If it is a criminal case, then I will work towards damage control if the client is guilty of the charges laid or something like them. Most people are not unsalvageable and, particularly, if they deal with personal demons such as alcohol and drug issues or violent tendencies brought about by childhood cycles, then they can develop into people who will make a worthwhile contribution in the community. Often, it is just a matter of age or a young male finally finding love and family life or loners finding somewhere to belong. For many, especially Maori, it is a case of making them feel proud of where they have come from, their history and their culture.
If it is a not guilty situation, but a case where a criminal defendant wishes to go to trial, I will still make sure that their personal issues are overcome to the best of their ability in case the charges go against them. Also, it’s a good opportunity for them to shape up their act. If the case is to go to a defended hearing or trial, then I will do my best to bring together all the evidence and witnesses whom the client indicates are important. It is my greatest fear that I will leave out some important aspect to the defence and that someone will unjustly be found guilty of a criminal offence when I could have done something to avoid it.
I don’t tend to get jubilant about victory or too despondent about failure, so long as I have done the best that I can do to present the case to the Court.
Really, I’ve tried most areas of the law except little in the way of tax or resource management. I also have been involved in property litigation and I supervise the conveyancing undertaken here at Zindels. It is hard to keep up with so many diverse fields but I find that the law topics interrelate and that it is dangerous to be too much of a specialist. There are arguments both ways but overspecialisation leads to the risk that you become rather blinkered in your approach, and cannot see important aspects in other areas.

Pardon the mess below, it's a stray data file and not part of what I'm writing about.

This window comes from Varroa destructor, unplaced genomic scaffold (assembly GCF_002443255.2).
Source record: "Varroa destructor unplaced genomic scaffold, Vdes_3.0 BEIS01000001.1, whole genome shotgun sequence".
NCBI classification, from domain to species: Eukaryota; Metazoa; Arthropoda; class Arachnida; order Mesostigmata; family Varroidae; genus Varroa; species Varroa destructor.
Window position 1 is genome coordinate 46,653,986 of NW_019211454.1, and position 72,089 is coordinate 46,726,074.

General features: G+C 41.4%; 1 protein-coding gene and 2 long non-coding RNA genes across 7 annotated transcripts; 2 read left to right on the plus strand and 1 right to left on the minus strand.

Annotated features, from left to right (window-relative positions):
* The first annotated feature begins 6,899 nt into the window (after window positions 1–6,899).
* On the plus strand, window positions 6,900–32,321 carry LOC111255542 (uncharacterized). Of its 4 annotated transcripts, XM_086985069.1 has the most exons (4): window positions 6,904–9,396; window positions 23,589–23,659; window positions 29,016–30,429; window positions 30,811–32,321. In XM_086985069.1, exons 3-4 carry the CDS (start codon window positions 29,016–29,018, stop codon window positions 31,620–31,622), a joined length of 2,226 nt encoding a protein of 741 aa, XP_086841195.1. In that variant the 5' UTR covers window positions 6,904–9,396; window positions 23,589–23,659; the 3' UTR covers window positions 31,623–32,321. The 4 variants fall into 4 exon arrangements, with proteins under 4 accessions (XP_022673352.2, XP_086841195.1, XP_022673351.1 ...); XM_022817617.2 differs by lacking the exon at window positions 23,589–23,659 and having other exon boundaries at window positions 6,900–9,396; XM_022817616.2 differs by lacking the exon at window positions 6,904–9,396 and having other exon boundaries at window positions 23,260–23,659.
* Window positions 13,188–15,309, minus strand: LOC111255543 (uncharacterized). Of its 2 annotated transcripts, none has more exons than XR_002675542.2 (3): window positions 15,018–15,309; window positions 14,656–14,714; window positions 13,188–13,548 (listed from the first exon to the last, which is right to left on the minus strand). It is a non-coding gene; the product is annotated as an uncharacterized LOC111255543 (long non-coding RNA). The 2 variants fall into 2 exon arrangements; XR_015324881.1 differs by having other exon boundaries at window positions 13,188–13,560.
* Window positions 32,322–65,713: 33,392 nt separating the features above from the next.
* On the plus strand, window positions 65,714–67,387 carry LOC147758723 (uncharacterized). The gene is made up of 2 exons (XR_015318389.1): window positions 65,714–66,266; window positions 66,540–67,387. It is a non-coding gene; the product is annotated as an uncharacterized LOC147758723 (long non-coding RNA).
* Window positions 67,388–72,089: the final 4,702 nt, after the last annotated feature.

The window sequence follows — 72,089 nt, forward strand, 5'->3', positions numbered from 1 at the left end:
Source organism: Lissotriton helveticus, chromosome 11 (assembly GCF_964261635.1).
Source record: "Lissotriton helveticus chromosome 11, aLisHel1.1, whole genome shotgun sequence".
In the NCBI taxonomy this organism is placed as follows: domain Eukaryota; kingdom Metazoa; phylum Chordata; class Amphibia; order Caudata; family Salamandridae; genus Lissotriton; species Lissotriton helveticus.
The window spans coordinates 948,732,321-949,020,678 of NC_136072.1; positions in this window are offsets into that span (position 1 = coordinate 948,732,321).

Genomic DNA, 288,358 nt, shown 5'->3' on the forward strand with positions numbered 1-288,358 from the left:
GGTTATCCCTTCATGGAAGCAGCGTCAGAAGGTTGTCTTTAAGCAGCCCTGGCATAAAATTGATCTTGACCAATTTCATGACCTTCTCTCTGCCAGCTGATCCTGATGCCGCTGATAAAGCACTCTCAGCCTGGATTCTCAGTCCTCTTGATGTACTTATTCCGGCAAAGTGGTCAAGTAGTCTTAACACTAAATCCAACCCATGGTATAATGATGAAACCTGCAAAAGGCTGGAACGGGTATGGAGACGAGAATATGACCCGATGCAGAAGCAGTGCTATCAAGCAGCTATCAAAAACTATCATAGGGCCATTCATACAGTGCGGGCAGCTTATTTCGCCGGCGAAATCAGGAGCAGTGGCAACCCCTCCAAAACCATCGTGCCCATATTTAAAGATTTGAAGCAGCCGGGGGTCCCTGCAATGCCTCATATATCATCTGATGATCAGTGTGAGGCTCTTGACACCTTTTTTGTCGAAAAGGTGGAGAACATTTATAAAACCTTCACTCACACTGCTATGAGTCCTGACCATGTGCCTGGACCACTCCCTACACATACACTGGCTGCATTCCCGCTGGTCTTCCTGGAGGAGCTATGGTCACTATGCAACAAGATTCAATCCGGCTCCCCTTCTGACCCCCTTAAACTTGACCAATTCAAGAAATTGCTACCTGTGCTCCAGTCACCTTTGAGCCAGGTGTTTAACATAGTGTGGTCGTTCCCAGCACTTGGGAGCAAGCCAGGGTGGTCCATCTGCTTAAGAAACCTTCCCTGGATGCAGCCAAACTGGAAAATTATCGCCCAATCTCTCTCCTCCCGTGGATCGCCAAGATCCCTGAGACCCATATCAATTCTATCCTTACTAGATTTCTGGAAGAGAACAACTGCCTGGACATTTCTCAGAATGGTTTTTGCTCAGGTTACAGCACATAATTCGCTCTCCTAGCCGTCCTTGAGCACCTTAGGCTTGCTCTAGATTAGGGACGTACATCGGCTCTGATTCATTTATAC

With a large number of cases, my main issue is to keep on top of all the paperwork and to meet clients’ expectations as to timeliness. I don’t always deliver but I am always acutely conscious of any delays. I aim to respond to telephone messages within 24 hours and try to keep on top of emails even quicker than that but it is not always possible. No one has ever accused me of being lazy, while working for them, and if I do become over committed or develop a mental block about a particular case then I will try to be honest and redirect it to someone else in the firm or outside the firm.
One of my proudest achievements with the firm was that from starting with practically nothing, the firm now has five lawyers and three support staff. The firm has seen 15 lawyers embarking on their career journeys since 1995. They have been groomed and given the confidence to pursue their vocation. Our firm is one of the few in Nelson which is prepared to take on junior staff.
Perverse legal aid rules make it practically uneconomic to take on junior staff but it is a key philosophical totem for me that young people are given a chance and that the profession is renewed. Each new solicitor who works for us and who, with open eyes, is excited by our industry is like a blood transfusion for us. It is easy to become battle-weary and cynical when the parade of humanity streams at rapid succession through your office. The challenge is to remain fresh and to give everyone a chance to tell their story and have their crack at justice.
I can’t pretend it is a perfect system but the legal system does more good than bad and is infinitely more preferable to the alternative. Read my views on this in the article titled "Crime & Punishment".